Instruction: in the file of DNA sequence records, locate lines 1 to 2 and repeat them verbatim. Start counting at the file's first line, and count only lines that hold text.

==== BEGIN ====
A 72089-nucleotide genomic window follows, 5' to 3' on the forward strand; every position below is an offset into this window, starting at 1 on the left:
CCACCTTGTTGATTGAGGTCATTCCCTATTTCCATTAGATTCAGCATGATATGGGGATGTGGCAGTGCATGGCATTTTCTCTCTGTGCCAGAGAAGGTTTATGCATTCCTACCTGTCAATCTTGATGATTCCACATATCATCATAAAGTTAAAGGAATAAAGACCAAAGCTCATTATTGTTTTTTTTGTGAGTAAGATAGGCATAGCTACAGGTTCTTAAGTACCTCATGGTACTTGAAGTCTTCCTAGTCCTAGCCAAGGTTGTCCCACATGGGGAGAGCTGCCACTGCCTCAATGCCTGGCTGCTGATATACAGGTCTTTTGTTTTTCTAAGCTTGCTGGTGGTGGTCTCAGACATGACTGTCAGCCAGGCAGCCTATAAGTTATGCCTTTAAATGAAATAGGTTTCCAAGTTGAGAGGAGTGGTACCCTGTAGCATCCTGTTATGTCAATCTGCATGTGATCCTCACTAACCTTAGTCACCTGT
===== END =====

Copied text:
A 72089-nucleotide genomic window follows, 5' to 3' on the forward strand; every position below is an offset into this window, starting at 1 on the left:
CCACCTTGTTGATTGAGGTCATTCCCTATTTCCATTAGATTCAGCATGATATGGGGATGTGGCAGTGCATGGCATTTTCTCTCTGTGCCAGAGAAGGTTTATGCATTCCTACCTGTCAATCTTGATGATTCCACATATCATCATAAAGTTAAAGGAATAAAGACCAAAGCTCATTATTGTTTTTTTTGTGAGTAAGATAGGCATAGCTACAGGTTCTTAAGTACCTCATGGTACTTGAAGTCTTCCTAGTCCTAGCCAAGGTTGTCCCACATGGGGAGAGCTGCCACTGCCTCAATGCCTGGCTGCTGATATACAGGTCTTTTGTTTTTCTAAGCTTGCTGGTGGTGGTCTCAGACATGACTGTCAGCCAGGCAGCCTATAAGTTATGCCTTTAAATGAAATAGGTTTCCAAGTTGAGAGGAGTGGTACCCTGTAGCATCCTGTTATGTCAATCTGCATGTGATCCTCACTAACCTTAGTCACCTGT